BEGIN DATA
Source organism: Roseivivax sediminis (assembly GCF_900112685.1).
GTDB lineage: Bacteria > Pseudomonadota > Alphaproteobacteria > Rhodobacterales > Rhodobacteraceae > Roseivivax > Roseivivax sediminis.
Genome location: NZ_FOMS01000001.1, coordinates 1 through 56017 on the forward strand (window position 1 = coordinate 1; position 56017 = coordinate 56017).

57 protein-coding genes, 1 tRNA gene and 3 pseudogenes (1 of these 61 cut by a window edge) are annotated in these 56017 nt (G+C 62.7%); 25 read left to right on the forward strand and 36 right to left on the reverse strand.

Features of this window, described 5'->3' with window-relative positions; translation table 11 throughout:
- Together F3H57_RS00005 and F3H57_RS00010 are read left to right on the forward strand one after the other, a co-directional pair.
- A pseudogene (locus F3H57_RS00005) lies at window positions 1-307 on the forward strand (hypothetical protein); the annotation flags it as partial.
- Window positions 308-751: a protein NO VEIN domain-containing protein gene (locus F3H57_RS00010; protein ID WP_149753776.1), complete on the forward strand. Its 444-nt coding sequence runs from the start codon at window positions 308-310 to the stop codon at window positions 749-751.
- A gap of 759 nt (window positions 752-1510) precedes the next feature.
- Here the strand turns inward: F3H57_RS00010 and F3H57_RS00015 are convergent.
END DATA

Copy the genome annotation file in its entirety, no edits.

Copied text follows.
Source organism: Roseivivax sediminis (assembly GCF_900112685.1).
GTDB lineage: Bacteria > Pseudomonadota > Alphaproteobacteria > Rhodobacterales > Rhodobacteraceae > Roseivivax > Roseivivax sediminis.
Genome location: NZ_FOMS01000001.1, coordinates 1 through 56017 on the forward strand (window position 1 = coordinate 1; position 56017 = coordinate 56017).

57 protein-coding genes, 1 tRNA gene and 3 pseudogenes (1 of these 61 cut by a window edge) are annotated in these 56017 nt (G+C 62.7%); 25 read left to right on the forward strand and 36 right to left on the reverse strand.

Features of this window, described 5'->3' with window-relative positions; translation table 11 throughout:
- Together F3H57_RS00005 and F3H57_RS00010 are read left to right on the forward strand one after the other, a co-directional pair.
- A pseudogene (locus F3H57_RS00005) lies at window positions 1-307 on the forward strand (hypothetical protein); the annotation flags it as partial.
- Window positions 308-751: a protein NO VEIN domain-containing protein gene (locus F3H57_RS00010; protein ID WP_149753776.1), complete on the forward strand. Its 444-nt coding sequence runs from the start codon at window positions 308-310 to the stop codon at window positions 749-751.
- A gap of 759 nt (window positions 752-1510) precedes the next feature.
- Here the strand turns inward: F3H57_RS00010 and F3H57_RS00015 are convergent.